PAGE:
Starving your organization’s teams of systems, structures, and resources is like cutting off the power or blocking roads to an otherwise successful city, and virtually guarantees team failure. A full implementation of the team concept includes much more than putting people into groups called teams. It requires that all of the organization systems and processes reinforce the team concept.
Any democratic system requires certain infrastructure to survive. Constitutions declaring common values, fair and open voting processes, democratic systems of governance, a free press, unfettered economic systems and structures, power checks and balances and other institutions, laws, and practices are important for the sustainability of any democratic society. Do democratic work cultures require less? I don’t think so. Teams will not survive long in a work culture that is fundamentally autocratic. They have the same life expectancy as a small democratic enclave encircled by a totalitarian regime.
Important to team support is information infrastructure. When training and communication are insufficient, team effectiveness erodes, just as it does in aristocracies that control and withhold information. Teams need real facts and data – not corporate propaganda, untested opinion, stale news, or incomprehensible jargon. Information systems, training and learning processes, employee monitored goals and metrics, team meetings, and other methods for the gathering and interpreting of real time data are important. The old saying about computer programming – “garbage in, garbage out” – is particularly applicable to teams. They can be no more effective or sustainable than the quality of the information they receive.
A chemical plant had an explosion during the startup of their first team based organization. Although serious, the problem wasn’t caused by the team concept. The corporation put strong pressure on the plant to reinstate the traditional foremen eliminated during the redesign, suggesting that foremen would have kept the explosion from happening in the first place. The corporation was nearly able to re-impose a foreman-centered control process because the plant had no way to maintain team control without good information structures. The plant was able to stave off the “corporate help” by committing to an intensive training effort which taught individual employees the technical aspects that previous foremen had known. Without this training, the teams would have been incapable of responsibility for portions of the self-directed team concept, and the organization would rightfully insist that the traditional organization with foremen be reinstituted.
Good information and training, although vital, are not profitable unless members of a team have the ability to take action on their information. Without team governance designed into the workplace, the organization will revert to the comfort of the norm, a hierarchy, sometimes in spite of the early success of the teams.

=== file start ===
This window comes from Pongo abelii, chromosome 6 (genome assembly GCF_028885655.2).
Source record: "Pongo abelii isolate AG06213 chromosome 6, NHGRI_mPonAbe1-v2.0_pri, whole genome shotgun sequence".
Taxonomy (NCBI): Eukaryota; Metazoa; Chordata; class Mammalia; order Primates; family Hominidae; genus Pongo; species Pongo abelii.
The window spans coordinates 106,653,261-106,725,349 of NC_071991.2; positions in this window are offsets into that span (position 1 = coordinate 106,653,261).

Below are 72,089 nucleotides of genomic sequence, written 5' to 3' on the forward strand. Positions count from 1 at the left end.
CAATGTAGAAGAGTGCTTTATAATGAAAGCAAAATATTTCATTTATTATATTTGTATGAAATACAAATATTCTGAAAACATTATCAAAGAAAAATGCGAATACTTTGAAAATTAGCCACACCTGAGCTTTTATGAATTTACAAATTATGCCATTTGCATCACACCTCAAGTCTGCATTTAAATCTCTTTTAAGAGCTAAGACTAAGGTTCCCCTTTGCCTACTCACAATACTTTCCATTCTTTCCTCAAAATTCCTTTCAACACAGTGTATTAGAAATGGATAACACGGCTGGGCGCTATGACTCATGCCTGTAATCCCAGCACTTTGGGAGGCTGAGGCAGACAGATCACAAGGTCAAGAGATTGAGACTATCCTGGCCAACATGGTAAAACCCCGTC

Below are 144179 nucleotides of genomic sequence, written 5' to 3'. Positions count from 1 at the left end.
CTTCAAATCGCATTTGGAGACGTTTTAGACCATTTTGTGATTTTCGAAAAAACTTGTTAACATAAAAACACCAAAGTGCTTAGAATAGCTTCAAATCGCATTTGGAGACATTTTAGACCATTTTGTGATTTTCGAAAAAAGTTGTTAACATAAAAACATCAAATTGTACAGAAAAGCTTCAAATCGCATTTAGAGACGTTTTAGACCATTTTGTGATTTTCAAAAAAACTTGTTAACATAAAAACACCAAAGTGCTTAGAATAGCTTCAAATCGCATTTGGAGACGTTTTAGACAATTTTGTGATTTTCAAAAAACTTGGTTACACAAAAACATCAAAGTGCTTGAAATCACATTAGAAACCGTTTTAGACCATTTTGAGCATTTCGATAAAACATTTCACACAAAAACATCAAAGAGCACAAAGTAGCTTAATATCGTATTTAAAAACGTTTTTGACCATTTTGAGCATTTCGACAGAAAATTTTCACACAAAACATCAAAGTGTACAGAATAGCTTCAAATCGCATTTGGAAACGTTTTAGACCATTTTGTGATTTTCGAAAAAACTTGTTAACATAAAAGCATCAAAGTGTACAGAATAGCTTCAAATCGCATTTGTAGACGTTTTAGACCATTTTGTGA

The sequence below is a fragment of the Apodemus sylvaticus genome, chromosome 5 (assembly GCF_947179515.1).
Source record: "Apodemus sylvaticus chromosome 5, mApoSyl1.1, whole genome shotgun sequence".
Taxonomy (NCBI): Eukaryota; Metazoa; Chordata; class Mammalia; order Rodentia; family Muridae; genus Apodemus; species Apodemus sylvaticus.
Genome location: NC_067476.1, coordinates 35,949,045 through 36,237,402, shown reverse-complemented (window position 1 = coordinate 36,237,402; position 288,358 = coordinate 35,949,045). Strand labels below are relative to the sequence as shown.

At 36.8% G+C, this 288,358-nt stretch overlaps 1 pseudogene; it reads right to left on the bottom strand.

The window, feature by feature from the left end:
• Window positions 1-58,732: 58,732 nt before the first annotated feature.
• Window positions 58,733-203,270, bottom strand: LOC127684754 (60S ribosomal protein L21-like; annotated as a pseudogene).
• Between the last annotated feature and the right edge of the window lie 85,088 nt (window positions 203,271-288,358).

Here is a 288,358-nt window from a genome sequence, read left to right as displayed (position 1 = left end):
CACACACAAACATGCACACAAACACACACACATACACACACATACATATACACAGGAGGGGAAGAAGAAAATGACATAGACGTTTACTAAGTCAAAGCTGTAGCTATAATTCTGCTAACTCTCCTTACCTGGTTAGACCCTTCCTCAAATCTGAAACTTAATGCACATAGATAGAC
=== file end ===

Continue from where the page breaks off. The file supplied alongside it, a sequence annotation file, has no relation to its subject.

When non-institutionalized employee processes operate parallel to a traditional hierarchy rather than in substitution to it, they are doomed to be temporary experiments. High performance work systems require a fundamental shift in the management paradigm. To see if a shift has taken place, ask the following questions.
- Is there a constitution or document declaring shared team values in place of autocratic values?
- Are there public measures to allow people other than management to determine when an operation is suboptimal?
- Are there employee governance councils to substitute for hierarchal decisions?
- Is there evidence of true shared accountability?
- Do paternalistic leaders buffer the teams from the consequences of their mistakes?
- Are there institutionalized systems for information sharing?
- Are there viable investments in the education of company members?
- Are there democratic structures for making the core decisions of the organization?
When corporate policies, the performance appraisal system, or the pay system are in conflict with the team concept, the lack of alignment generally causes the team to fail. In one organization in Tektronix, the performance appraisal reward individual time at the work station and unintentionally penalized things like meetings or cross training because those were deemed “non-productive” time. Although that may have been true in a traditional operation where employees didn’t need to concern themselves with making decisions together, it was important time for the teams. Until the performance appraisal system was redesigned, the sustainability of the team system was in serious jeopardy.
What are some of your experiences with team sustainability?